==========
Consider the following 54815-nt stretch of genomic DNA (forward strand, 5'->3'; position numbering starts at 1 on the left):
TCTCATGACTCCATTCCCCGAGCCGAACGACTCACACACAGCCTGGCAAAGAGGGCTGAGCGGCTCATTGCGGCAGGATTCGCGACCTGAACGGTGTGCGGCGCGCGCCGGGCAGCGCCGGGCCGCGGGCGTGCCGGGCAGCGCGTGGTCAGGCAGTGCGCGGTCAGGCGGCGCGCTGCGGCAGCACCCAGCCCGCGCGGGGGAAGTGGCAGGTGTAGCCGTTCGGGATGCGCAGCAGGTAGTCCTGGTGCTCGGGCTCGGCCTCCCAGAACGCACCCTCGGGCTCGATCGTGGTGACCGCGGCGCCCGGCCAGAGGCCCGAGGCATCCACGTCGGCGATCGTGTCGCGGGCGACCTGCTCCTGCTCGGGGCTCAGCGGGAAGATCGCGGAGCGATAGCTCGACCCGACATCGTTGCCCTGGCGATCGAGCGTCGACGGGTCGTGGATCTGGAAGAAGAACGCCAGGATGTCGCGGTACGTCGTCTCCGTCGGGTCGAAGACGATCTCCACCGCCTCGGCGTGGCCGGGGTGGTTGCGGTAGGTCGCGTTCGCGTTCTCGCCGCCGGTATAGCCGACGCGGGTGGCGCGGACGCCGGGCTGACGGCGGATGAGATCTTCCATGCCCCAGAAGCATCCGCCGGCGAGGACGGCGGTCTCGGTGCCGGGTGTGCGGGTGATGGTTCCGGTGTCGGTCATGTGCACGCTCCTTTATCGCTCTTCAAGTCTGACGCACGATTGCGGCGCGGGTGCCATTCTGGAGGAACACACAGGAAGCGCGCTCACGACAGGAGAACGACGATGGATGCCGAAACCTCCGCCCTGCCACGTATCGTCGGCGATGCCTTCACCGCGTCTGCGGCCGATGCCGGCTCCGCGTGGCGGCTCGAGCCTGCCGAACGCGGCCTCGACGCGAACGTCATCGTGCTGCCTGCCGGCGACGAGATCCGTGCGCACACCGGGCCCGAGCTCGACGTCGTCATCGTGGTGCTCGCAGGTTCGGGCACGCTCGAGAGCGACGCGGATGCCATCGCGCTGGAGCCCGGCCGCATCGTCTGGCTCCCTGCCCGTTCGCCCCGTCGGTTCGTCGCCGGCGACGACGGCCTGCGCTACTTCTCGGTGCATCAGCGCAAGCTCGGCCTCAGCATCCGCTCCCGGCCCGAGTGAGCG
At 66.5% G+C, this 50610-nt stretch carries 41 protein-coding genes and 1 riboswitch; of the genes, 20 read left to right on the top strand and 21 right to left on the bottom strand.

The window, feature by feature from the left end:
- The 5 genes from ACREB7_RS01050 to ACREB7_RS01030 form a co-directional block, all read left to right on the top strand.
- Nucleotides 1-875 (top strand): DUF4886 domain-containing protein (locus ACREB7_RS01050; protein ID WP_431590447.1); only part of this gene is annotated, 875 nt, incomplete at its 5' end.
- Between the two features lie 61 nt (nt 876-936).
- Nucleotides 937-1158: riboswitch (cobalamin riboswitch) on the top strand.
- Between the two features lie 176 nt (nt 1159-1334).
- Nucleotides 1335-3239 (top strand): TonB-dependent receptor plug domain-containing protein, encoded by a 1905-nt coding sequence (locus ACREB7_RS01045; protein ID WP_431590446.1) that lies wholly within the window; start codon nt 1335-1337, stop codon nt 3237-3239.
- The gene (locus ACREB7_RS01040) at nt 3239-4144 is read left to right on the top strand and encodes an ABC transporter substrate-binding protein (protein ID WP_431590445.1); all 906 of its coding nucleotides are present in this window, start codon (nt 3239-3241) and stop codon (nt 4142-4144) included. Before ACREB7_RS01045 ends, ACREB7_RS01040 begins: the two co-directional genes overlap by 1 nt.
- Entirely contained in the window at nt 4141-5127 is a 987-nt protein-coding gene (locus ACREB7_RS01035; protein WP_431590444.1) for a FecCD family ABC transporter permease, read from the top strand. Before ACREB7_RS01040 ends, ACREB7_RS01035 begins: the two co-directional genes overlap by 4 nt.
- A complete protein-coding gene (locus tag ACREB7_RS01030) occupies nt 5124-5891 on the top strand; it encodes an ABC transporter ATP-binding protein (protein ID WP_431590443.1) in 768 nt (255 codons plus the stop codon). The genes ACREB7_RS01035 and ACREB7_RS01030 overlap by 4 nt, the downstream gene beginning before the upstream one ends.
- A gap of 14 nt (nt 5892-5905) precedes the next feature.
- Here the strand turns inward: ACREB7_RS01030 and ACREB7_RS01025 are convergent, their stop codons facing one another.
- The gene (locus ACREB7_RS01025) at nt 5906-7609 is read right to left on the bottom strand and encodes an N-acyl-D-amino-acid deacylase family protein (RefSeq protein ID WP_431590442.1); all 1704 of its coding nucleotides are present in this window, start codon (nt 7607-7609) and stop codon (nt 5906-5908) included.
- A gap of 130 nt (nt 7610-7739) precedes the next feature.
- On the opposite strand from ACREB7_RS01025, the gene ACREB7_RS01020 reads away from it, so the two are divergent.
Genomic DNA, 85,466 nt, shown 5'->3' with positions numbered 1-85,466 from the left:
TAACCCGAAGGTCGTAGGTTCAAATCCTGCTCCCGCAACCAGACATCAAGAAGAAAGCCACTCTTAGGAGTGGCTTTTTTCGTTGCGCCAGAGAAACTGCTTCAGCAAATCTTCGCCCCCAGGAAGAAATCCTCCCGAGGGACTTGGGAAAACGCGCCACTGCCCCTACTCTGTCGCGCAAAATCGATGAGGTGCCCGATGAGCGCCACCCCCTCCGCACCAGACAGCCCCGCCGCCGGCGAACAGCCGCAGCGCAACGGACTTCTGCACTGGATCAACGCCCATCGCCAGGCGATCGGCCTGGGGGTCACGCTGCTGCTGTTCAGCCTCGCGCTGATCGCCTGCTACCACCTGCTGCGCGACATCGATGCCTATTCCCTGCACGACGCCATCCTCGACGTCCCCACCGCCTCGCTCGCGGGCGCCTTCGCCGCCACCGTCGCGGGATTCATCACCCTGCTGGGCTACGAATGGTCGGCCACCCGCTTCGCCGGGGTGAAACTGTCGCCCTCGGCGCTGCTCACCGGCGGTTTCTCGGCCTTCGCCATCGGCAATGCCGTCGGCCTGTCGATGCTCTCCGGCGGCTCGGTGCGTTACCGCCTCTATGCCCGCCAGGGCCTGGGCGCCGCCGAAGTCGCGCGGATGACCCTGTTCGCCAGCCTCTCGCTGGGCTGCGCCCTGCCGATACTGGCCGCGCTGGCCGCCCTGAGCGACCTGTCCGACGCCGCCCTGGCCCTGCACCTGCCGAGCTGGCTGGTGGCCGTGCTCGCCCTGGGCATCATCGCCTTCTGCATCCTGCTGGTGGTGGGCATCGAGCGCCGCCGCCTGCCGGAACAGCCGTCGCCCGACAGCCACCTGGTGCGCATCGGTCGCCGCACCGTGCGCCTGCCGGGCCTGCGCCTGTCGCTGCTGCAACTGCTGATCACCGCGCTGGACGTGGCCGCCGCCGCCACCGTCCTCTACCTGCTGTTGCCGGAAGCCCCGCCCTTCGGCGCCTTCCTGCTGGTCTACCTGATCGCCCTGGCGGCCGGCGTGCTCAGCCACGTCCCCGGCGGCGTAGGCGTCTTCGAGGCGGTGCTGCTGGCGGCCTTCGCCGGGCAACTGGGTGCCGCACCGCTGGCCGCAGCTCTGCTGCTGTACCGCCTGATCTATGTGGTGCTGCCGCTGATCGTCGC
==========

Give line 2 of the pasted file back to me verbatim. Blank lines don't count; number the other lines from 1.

TCTCATGACTCCATTCCCCGAGCCGAACGACTCACACACAGCCTGGCAAAGAGGGCTGAGCGGCTCATTGCGGCAGGATTCGCGACCTGAACGGTGTGCGGCGCGCGCCGGGCAGCGCCGGGCCGCGGGCGTGCCGGGCAGCGCGTGGTCAGGCAGTGCGCGGTCAGGCGGCGCGCTGCGGCAGCACCCAGCCCGCGCGGGGGAAGTGGCAGGTGTAGCCGTTCGGGATGCGCAGCAGGTAGTCCTGGTGCTCGGGCTCGGCCTCCCAGAACGCACCCTCGGGCTCGATCGTGGTGACCGCGGCGCCCGGCCAGAGGCCCGAGGCATCCACGTCGGCGATCGTGTCGCGGGCGACCTGCTCCTGCTCGGGGCTCAGCGGGAAGATCGCGGAGCGATAGCTCGACCCGACATCGTTGCCCTGGCGATCGAGCGTCGACGGGTCGTGGATCTGGAAGAAGAACGCCAGGATGTCGCGGTACGTCGTCTCCGTCGGGTCGAAGACGATCTCCACCGCCTCGGCGTGGCCGGGGTGGTTGCGGTAGGTCGCGTTCGCGTTCTCGCCGCCGGTATAGCCGACGCGGGTGGCGCGGACGCCGGGCTGACGGCGGATGAGATCTTCCATGCCCCAGAAGCATCCGCCGGCGAGGACGGCGGTCTCGGTGCCGGGTGTGCGGGTGATGGTTCCGGTGTCGGTCATGTGCACGCTCCTTTATCGCTCTTCAAGTCTGACGCACGATTGCGGCGCGGGTGCCATTCTGGAGGAACACACAGGAAGCGCGCTCACGACAGGAGAACGACGATGGATGCCGAAACCTCCGCCCTGCCACGTATCGTCGGCGATGCCTTCACCGCGTCTGCGGCCGATGCCGGCTCCGCGTGGCGGCTCGAGCCTGCCGAACGCGGCCTCGACGCGAACGTCATCGTGCTGCCTGCCGGCGACGAGATCCGTGCGCACACCGGGCCCGAGCTCGACGTCGTCATCGTGGTGCTCGCAGGTTCGGGCACGCTCGAGAGCGACGCGGATGCCATCGCGCTGGAGCCCGGCCGCATCGTCTGGCTCCCTGCCCGTTCGCCCCGTCGGTTCGTCGCCGGCGACGACGGCCTGCGCTACTTCTCGGTGCATCAGCGCAAGCTCGGCCTCAGCATCCGCTCCCGGCCCGAGTGAGCG